9. Catalysis Catalytic reagents (as selective as possible) are superior to stoichiometric reagents. 10. Design for Degradation Chemical products should be designed so that at the end of their function they break down into innocuous degradation products and do not persist in the environment. 11. Real-time analysis for Pollution Prevention Analytical methodologies need to be further developed to allow for real-time, in-process monitoring and control prior to the formation of hazardous substances. 12. Inherently Safer Chemistry for Accident Prevention Substances and the form of a substance used in a chemical process should be chosen to minimize the potential for chemical accidents, including releases, explosions, and fires.

8 Sildenafil (Viagra) Case Study
Early Development Route Final Process Route

9 Green Chemistry and the Synthesis of Viagra (Sildenafil)
1300 L/kg Medicinal Chemistry 1990 100 L/kg Optimised Med. Chemistry 1994 22 L/kg Commercial Route (1997) 7 L/kg following solvent recovery CH2CL2 Acetone Ethanol Methanol Ether Ethyl Acetate 2-Butanone Toluene Pyridine t-Butanol 4 L/kg Future Target New solvent

10 Safety Aspects of Green Chemistry
1) Prevention Less volume >>> less chance for unplanned events. If hazardous waste is not generated, the infrastructure to manage it will not be required, or if required, to a lesser degree. Fewer hazardous waste storage areas, or smaller ones, means less time spent on weekly inspections and therefore less time in direct contact with containers.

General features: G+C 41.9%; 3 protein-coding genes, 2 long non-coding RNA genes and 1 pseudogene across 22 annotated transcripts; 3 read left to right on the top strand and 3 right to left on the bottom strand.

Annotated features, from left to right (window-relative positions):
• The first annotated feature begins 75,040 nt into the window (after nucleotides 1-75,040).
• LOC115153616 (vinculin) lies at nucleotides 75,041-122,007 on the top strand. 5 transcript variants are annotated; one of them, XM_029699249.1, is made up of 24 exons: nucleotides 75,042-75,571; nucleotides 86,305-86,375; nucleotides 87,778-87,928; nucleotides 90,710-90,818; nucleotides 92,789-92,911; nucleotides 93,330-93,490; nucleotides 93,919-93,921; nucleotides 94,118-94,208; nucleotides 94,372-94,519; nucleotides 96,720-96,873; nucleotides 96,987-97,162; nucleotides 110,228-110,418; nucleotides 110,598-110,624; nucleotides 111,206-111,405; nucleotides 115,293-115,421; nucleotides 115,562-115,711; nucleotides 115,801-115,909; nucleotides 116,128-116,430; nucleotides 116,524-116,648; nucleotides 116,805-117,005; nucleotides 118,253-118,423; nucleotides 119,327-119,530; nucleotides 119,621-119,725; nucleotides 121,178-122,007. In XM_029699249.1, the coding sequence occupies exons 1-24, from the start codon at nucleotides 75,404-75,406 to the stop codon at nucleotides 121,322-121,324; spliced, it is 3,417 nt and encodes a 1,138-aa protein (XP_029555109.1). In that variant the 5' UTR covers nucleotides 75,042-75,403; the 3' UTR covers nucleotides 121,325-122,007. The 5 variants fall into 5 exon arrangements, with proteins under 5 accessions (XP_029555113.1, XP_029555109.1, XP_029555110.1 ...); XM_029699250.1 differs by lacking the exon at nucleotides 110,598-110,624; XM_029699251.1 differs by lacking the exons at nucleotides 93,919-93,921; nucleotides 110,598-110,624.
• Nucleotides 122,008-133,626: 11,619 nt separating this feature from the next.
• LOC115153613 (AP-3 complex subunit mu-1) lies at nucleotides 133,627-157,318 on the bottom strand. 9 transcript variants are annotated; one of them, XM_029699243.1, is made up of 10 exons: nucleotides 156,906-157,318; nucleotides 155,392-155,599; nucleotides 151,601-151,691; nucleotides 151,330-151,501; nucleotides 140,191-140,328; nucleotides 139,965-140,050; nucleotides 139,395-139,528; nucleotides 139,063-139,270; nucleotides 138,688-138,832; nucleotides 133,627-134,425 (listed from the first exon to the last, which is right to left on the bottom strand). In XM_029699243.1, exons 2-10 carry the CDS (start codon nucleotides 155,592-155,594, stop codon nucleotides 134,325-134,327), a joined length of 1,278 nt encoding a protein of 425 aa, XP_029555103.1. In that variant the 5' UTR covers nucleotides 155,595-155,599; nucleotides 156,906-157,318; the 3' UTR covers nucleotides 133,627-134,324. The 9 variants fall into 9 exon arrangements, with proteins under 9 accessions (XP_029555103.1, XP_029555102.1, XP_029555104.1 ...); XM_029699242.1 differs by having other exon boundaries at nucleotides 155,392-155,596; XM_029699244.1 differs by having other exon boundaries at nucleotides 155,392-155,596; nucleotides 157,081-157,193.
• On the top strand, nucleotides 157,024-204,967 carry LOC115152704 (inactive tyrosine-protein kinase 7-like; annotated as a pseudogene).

11 Safety Aspects of Green Chemistry
2) Atom Efficiency The more efficient the transformation of raw materials into product, the fewer waste streams that will be generated and the less risk of hazardous substances being generated and therefore handled.

12 Safety Aspects of Green Chemistry
3) Less Hazardous Chemical Synthesis With less hazardous chemical processes, the result will be less risk of unplanned events. Process safety requirements will decrease. Less risk related to storage of hazardous materials due to decreased raw material needs; therefore potentially less need for fire/life safety infrastructure, segregated storage areas.

13 Safety Aspects of Green Chemistry
4) Design Safer Chemicals The more inherently safer a product is, the safer they will be to manufacture. Pesticides are a good example. 5) Safer Solvents and Auxiliaries How much time and resources are spent assessing and managing solvent exposures? Many halogenated solvents >>> suspected carcinogens. Spark hazards?

14 Safety Aspects of Green Chemistry
6) Design for Energy Efficiency With less heat and pressure, there is less risk of injury due to unplanned release or venting. Cryogenic systems can also cause injury due to extreme cold. 7) Use Renewable Feedstocks Sustainability aspect of Green Chemistry

15 Safety Aspects of Green Chemistry
8) Reduce Derivatives Fewer steps >>> fewer hazardous materials >>> less risk of exposure to employees. 10) Design For Degradation Another principle relating sustainability to green chemistry. 11) Real Time Analysis for Pollution Prevention Real-time monitoring allows for assurance of proper reaction conditions which leads to a more controlled situation. More control >>> less risk of generating unwanted products and less risk of upsets. If sampling is done manually, this method would avoid potential employee exposures and the need for personal protective equipment.